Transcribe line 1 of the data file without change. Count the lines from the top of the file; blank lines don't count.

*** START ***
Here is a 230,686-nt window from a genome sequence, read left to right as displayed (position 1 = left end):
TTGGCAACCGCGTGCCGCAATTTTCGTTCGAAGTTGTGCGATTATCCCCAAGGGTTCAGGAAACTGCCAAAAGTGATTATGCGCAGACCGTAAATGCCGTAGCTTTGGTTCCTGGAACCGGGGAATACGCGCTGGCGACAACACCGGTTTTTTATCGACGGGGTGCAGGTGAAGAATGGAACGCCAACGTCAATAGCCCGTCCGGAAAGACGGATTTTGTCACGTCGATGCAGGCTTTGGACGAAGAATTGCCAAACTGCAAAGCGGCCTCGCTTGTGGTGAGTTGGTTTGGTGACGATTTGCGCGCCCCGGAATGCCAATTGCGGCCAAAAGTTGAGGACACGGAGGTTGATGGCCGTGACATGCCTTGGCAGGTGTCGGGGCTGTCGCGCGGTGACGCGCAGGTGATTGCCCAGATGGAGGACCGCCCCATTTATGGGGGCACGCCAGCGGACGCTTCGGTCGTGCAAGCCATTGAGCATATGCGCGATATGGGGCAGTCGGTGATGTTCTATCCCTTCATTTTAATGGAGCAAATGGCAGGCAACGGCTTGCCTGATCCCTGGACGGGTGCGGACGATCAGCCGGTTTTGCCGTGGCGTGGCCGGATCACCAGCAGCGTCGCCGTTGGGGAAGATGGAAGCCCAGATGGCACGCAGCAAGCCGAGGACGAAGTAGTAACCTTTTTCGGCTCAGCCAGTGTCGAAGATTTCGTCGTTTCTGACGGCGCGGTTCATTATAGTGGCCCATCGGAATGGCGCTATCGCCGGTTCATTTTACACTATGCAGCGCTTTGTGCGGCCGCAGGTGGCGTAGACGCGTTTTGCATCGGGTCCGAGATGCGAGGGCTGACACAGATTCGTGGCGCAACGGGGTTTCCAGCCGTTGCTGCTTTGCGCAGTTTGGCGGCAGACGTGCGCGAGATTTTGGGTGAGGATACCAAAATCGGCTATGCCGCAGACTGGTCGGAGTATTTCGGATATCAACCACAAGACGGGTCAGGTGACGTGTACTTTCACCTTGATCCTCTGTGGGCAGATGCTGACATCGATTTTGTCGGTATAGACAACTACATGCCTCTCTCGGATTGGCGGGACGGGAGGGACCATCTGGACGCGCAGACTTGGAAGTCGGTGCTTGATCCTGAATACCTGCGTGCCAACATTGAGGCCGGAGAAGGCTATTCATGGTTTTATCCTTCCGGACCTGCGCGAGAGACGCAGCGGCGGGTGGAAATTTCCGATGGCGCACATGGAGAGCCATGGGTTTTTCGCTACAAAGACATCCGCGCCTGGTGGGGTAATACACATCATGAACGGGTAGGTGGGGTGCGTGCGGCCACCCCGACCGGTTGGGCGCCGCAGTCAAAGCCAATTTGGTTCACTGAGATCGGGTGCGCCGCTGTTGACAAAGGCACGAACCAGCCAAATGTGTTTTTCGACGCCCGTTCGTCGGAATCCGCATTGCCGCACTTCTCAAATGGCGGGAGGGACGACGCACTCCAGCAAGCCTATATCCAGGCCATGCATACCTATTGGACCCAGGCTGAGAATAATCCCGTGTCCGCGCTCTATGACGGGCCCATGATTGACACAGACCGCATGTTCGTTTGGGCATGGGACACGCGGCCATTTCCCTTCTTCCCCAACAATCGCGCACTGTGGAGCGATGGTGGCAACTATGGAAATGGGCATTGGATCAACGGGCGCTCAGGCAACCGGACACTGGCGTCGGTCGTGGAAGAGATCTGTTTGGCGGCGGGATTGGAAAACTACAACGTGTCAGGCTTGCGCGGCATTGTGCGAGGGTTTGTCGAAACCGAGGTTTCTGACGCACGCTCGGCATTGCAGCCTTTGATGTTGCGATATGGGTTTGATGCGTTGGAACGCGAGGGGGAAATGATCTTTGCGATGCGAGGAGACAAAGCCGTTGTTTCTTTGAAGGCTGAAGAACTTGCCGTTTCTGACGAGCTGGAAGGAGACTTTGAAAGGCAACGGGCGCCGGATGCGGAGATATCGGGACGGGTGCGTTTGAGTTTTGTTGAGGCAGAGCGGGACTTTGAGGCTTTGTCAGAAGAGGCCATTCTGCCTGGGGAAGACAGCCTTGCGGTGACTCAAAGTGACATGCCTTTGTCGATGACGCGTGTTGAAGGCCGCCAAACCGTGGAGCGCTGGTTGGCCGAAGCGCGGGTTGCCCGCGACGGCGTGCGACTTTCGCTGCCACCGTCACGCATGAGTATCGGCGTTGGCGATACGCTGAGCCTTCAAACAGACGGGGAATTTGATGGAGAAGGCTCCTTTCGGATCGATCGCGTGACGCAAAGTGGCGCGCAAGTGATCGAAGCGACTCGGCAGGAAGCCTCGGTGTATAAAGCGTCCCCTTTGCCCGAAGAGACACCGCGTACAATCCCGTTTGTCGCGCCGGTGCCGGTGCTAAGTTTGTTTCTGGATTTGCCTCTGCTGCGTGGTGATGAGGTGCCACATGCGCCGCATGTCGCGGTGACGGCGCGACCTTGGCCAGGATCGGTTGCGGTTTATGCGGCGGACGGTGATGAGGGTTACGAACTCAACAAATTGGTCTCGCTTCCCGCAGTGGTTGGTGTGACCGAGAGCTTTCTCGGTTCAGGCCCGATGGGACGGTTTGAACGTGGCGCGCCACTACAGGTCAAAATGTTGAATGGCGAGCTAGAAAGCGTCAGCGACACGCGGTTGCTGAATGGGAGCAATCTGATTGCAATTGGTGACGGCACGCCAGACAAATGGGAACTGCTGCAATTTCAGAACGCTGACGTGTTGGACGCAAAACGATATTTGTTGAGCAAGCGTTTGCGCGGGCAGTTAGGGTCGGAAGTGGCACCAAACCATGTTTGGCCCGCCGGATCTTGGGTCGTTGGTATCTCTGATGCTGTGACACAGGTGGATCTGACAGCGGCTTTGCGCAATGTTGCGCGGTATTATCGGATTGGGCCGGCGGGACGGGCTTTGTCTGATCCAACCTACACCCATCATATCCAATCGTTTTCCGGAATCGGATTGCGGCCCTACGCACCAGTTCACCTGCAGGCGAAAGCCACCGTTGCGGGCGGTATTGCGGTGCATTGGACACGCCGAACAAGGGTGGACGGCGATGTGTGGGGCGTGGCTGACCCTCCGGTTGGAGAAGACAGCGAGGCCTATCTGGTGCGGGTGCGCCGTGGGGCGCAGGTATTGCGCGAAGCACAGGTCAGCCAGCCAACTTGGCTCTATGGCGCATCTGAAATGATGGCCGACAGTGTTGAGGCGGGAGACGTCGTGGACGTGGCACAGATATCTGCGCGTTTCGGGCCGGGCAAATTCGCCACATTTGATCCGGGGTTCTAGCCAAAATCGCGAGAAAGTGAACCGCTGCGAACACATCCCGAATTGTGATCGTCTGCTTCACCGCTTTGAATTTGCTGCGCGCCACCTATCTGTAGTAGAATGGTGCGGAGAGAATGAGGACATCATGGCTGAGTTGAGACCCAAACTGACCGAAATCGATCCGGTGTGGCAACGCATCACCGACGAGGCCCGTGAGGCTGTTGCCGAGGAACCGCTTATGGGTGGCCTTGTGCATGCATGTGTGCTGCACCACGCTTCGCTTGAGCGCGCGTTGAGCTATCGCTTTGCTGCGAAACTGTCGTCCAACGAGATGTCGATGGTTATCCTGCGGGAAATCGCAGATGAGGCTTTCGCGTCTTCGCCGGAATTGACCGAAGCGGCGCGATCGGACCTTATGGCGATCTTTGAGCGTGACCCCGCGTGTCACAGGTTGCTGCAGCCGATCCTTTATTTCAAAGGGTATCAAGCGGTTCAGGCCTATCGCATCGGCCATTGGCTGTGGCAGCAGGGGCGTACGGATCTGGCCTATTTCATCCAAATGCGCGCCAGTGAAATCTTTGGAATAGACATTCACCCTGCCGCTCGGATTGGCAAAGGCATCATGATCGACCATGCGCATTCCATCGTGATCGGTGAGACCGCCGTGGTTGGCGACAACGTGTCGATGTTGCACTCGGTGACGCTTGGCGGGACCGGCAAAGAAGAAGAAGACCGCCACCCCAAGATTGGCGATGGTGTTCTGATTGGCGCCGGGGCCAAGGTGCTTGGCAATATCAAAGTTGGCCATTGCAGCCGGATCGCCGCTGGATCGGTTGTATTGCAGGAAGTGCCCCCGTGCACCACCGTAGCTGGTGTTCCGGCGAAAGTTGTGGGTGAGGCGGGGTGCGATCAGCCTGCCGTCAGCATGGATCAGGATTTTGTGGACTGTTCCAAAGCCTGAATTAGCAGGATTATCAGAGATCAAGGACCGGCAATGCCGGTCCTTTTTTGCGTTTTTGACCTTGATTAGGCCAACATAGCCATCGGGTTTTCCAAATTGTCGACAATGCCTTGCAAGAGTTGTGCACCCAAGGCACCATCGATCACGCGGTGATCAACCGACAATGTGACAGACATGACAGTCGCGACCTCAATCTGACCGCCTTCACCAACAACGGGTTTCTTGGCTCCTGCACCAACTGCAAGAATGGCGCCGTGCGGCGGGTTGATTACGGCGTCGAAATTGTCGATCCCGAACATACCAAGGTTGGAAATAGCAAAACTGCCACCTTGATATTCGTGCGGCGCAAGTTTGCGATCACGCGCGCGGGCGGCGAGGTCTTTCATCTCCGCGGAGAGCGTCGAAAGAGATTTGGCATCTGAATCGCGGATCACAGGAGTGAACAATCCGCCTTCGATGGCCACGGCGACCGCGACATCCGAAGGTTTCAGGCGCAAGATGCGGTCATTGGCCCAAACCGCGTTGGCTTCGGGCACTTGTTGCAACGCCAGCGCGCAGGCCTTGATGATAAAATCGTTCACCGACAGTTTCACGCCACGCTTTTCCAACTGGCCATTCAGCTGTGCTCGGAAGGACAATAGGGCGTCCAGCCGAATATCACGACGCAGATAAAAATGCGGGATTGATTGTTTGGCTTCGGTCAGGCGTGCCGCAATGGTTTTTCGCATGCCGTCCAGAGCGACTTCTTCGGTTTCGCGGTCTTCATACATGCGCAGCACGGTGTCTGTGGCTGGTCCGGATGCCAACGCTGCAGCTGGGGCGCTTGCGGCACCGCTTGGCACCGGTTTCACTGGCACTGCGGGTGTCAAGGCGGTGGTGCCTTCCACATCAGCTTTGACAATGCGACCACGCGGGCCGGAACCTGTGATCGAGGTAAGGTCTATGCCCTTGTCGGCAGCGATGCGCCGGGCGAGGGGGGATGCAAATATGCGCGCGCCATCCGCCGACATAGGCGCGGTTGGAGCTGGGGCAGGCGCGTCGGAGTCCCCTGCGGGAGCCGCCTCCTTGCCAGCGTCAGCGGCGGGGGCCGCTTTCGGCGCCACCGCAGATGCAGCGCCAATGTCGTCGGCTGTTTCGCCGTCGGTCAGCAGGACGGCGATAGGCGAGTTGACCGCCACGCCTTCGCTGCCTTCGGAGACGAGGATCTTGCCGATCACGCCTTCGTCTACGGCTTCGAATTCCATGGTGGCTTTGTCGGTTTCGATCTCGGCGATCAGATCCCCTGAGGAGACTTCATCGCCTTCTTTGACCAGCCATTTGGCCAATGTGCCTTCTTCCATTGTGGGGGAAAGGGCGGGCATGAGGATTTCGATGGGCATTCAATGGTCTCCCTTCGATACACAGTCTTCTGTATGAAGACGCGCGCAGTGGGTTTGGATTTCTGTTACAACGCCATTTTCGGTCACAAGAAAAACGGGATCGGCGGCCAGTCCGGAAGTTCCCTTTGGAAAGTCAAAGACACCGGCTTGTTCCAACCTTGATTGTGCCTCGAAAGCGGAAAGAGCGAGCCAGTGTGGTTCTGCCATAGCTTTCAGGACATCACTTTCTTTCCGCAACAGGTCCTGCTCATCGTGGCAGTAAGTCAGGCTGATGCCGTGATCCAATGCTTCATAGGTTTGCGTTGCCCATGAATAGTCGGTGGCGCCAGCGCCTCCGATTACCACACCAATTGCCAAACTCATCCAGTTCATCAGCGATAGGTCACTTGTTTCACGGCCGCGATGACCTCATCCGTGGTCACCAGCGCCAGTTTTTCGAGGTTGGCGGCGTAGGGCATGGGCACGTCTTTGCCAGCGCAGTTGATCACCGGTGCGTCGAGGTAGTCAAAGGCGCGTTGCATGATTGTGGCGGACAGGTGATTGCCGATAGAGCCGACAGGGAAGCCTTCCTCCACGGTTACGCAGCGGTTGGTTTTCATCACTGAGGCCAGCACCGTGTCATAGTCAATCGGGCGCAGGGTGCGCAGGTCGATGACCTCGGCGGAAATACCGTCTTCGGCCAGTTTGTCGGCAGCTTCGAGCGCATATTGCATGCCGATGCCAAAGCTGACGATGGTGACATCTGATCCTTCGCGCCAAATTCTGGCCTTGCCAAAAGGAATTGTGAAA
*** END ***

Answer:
Here is a 230,686-nt window from a genome sequence, read left to right as displayed (position 1 = left end):